The bar graph shows the population of black and white veterans sorted into three levels of education. Data for Alaska and Hawaii are included for all years in this visualization. The three divisions of education for this set of graphs are as follows: education less than a twelfth grade level, a completed high school degree (education through the twelfth grade level), and any amount of education above a twelfth grade level.

The spine graph shows the percentages of the black and white veterans based upon their education. The education levels are broken into the same three categories as the bar graph and the data is then sorted by region. The four regions are the Northeast (Connecticut, Maine, Massachusetts, New Hampshire, New Jersey, New York, Pennsylvania, Rhode Island, Vermont), the Midwest (Illinois, Indiana, Iowa, Kansas, Michigan, Minnesota, Missouri, Nebraska, North Dakota, Ohio, South Dakota, Wisconsin), the South (Alabama, Arkansas, Delaware, District of Columbia, Florida, Georgia, Kentucky, Louisiana, Maryland, Mississippi, North Carolina, Oklahoma, South Carolina, Tennessee, Texas, Virginia, West Virginia), and the West (Arizona, California, Colorado, Idaho, Montana, Nevada, New Mexico, Oregon, Utah, Washington, Wyoming, Alaska, Hawaii). The width of each bar represents the population of veterans in that region, but it is important to note that the widths of each spine graph do not correlate to each other. There are far fewer black veterans than white veterans even if their bar widths are the same.

Code for these visualizations can be found here .

Figure 1 – White Veteran Population by State

Figure 2 – Black Veteran Population by State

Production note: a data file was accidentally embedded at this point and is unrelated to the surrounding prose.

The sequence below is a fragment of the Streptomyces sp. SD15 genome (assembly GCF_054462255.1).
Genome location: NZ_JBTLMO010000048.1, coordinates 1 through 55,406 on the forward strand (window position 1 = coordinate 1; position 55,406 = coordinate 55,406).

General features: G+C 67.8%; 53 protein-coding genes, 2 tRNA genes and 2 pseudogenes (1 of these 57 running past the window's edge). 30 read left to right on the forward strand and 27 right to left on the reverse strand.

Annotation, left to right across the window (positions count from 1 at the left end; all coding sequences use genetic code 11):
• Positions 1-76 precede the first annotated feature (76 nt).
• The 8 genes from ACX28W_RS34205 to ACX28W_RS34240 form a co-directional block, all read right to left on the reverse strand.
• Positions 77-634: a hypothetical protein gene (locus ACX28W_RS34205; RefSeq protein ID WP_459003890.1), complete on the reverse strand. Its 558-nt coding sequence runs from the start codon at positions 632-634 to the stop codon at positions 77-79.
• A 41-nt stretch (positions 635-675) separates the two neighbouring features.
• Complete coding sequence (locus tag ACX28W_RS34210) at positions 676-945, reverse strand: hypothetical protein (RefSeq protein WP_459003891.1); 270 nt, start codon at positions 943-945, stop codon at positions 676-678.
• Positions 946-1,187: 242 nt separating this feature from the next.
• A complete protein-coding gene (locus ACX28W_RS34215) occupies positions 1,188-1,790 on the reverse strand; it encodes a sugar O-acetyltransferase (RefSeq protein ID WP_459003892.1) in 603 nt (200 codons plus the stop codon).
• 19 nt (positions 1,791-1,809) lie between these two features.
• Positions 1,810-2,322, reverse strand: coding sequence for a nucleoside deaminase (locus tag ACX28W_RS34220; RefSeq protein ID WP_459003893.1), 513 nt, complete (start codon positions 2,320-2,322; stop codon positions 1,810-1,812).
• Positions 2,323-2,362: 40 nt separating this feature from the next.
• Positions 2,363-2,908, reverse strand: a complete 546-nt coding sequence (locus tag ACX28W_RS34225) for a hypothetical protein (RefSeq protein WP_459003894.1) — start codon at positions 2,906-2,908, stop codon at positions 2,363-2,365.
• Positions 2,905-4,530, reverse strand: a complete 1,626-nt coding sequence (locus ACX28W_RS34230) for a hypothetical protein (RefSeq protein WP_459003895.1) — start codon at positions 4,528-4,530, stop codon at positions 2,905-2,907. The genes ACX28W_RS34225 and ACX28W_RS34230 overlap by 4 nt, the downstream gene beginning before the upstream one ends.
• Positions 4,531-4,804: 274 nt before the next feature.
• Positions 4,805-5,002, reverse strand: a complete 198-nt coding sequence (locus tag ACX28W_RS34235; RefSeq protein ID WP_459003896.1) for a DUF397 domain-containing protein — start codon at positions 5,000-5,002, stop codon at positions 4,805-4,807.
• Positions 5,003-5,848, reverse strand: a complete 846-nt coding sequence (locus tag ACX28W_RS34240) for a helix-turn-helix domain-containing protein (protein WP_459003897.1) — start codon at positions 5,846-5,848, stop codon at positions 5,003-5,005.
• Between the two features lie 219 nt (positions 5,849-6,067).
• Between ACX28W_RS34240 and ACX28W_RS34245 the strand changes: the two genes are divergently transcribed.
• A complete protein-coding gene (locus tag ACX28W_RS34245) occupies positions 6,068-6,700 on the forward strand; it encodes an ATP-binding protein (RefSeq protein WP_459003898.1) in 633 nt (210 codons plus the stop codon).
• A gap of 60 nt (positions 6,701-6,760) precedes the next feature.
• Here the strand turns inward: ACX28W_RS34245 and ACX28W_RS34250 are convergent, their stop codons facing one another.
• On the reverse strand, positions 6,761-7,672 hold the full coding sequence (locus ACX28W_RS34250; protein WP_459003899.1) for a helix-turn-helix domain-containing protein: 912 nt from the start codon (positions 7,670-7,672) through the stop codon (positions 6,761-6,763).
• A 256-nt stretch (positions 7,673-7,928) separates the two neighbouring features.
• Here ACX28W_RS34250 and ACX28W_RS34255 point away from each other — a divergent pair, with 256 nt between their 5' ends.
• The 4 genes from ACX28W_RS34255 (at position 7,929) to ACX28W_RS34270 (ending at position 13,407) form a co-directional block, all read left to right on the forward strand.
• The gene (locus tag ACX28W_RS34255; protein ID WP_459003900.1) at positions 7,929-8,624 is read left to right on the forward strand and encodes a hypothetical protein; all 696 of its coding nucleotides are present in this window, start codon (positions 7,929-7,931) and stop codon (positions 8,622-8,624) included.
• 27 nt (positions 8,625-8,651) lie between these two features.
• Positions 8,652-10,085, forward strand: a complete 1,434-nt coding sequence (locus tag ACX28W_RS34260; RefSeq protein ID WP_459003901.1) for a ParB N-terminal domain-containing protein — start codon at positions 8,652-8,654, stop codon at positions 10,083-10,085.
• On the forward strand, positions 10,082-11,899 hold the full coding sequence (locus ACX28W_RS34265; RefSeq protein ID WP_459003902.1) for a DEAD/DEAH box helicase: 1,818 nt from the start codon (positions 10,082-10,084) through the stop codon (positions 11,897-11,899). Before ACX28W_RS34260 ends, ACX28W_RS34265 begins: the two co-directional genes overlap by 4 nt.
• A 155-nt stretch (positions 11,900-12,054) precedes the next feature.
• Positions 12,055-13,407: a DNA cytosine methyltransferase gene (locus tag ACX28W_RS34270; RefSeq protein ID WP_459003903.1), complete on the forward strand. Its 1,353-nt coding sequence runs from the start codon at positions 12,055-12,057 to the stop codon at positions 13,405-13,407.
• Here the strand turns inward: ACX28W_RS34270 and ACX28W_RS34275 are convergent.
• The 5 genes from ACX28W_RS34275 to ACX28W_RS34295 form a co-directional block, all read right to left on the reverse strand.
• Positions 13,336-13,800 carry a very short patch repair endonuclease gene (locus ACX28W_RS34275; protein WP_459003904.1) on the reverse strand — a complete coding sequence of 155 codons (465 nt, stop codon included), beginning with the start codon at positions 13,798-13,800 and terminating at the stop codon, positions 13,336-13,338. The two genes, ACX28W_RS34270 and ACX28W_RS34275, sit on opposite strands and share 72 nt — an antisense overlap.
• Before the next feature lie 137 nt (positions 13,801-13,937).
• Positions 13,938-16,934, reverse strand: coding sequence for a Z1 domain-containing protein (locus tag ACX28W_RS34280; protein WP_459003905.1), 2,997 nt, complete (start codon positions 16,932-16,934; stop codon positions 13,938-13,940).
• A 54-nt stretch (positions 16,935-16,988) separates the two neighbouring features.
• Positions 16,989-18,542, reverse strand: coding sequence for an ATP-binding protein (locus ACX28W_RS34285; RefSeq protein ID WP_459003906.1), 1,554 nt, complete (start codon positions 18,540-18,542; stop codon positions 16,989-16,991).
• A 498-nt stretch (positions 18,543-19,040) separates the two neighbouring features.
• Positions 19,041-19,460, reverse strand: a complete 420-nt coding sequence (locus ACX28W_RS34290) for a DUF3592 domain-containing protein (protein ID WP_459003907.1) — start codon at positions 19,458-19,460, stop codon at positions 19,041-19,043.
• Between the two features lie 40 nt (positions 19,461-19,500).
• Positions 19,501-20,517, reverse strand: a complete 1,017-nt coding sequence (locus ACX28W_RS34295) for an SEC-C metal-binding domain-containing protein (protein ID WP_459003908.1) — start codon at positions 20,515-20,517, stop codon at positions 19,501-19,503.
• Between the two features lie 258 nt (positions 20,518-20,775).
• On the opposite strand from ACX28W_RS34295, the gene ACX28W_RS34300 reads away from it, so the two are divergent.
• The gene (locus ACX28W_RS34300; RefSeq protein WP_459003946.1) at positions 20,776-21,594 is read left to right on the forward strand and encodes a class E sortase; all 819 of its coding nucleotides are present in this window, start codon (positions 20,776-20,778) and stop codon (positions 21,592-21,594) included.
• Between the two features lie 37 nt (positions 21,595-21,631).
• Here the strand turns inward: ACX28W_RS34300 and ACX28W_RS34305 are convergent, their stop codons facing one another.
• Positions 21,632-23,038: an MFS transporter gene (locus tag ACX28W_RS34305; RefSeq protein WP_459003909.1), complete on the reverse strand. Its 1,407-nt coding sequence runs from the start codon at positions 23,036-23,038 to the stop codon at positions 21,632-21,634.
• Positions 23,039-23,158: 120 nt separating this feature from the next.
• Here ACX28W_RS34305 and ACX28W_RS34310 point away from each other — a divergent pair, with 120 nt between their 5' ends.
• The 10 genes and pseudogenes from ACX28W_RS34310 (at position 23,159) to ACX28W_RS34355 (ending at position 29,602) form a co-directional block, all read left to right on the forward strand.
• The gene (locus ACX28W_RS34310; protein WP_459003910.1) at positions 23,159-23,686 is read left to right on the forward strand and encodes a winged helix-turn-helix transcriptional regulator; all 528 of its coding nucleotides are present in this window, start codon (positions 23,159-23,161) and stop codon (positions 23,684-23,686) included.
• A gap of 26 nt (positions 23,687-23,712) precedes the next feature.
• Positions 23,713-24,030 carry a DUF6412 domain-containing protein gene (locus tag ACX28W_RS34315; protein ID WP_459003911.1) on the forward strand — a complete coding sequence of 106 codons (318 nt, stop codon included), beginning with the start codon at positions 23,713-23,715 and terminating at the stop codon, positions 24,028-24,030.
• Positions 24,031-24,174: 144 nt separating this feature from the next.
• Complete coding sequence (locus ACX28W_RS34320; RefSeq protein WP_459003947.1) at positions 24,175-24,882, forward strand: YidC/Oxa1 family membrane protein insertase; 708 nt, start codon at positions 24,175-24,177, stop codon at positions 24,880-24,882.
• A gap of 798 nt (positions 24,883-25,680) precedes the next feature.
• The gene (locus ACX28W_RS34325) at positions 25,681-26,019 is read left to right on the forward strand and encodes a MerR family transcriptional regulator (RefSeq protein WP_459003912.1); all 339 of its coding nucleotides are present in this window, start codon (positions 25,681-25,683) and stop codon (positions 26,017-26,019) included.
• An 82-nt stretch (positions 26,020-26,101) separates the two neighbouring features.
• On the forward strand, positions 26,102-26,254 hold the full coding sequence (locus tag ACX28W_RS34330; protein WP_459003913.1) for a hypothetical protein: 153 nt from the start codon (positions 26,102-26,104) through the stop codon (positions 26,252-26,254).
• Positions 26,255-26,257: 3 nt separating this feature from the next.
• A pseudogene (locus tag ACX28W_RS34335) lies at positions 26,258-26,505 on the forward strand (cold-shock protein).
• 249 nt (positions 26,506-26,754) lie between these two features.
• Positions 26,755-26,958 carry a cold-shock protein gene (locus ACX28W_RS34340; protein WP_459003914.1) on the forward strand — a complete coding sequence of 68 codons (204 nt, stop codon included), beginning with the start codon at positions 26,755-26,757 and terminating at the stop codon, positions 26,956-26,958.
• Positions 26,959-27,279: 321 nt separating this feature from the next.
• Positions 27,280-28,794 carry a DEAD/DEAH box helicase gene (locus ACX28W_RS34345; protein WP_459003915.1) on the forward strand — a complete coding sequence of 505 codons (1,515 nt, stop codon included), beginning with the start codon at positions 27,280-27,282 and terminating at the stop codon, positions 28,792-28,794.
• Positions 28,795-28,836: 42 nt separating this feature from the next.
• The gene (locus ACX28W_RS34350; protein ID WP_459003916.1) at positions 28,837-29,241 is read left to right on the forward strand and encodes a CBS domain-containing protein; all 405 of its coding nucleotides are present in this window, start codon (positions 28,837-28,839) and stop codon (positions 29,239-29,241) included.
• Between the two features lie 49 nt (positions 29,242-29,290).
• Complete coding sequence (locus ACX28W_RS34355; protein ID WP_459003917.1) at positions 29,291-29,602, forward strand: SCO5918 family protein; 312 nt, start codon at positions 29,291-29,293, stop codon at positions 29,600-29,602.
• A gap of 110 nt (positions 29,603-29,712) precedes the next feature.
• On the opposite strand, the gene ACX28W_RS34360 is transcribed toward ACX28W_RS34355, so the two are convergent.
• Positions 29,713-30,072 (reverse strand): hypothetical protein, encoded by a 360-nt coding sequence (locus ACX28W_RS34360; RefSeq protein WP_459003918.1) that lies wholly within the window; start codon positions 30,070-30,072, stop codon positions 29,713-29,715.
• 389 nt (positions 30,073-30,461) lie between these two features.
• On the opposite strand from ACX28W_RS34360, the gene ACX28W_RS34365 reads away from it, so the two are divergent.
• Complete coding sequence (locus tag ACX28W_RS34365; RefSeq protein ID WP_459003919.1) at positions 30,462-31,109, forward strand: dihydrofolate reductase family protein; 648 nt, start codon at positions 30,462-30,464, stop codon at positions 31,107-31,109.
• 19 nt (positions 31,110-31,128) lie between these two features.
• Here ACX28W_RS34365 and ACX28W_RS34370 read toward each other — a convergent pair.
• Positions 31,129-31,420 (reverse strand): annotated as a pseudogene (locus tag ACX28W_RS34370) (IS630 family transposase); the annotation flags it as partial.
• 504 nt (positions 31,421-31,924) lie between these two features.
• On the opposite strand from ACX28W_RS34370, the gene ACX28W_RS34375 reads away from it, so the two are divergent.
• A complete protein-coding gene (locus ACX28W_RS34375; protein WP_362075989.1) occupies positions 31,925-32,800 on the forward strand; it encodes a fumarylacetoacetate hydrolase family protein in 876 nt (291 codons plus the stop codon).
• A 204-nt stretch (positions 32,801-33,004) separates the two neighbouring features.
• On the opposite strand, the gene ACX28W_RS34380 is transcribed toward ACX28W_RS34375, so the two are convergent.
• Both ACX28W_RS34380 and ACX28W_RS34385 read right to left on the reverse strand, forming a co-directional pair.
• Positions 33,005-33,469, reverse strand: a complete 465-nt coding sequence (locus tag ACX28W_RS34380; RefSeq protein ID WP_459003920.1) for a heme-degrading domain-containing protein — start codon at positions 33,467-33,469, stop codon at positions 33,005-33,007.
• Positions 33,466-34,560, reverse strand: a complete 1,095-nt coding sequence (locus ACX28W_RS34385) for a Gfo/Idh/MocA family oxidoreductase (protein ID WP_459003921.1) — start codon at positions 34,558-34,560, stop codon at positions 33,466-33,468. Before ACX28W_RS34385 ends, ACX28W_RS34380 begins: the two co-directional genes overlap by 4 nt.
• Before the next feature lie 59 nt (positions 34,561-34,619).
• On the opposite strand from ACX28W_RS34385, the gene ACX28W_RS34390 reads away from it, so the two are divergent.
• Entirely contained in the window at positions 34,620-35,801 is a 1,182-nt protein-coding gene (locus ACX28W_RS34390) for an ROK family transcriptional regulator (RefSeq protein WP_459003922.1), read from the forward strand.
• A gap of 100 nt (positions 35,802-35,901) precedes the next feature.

As shown in Figures 1 and 2, the population of veterans between 1940 and 1990 was primarily white. This has to do with the fact that there were so many more white people in the military and in the overall population of the United States. Leading up to 1940, the military was primarily made up of white men. There were only six black units in the military before World War II, accounting for fewer than 5,000 servicemen. Even during the Second World War black males were much more likely to be deferred from service due to failing the literacy test and being labeled “mentally deficient,” a practice that had been used to exclude blacks from many areas of society for a long time (Turner and Bound 2002, 4). These two maps also show where the majority of the populations of black and white veterans lived. Most black veterans lived in the Northeast, eastern Midwest, and the southern states. California and Texas also have relatively high populations of black veterans during this time period. White veterans are somewhat more equally spread among the states but also reside more heavily in the same areas that the black veterans do. As time goes on, there is an increase in the number of veterans, as seen in the maps. The populations of both races become more dispersed, but continue to remain the most concentrated in the Northeast, South, and parts of the Midwest.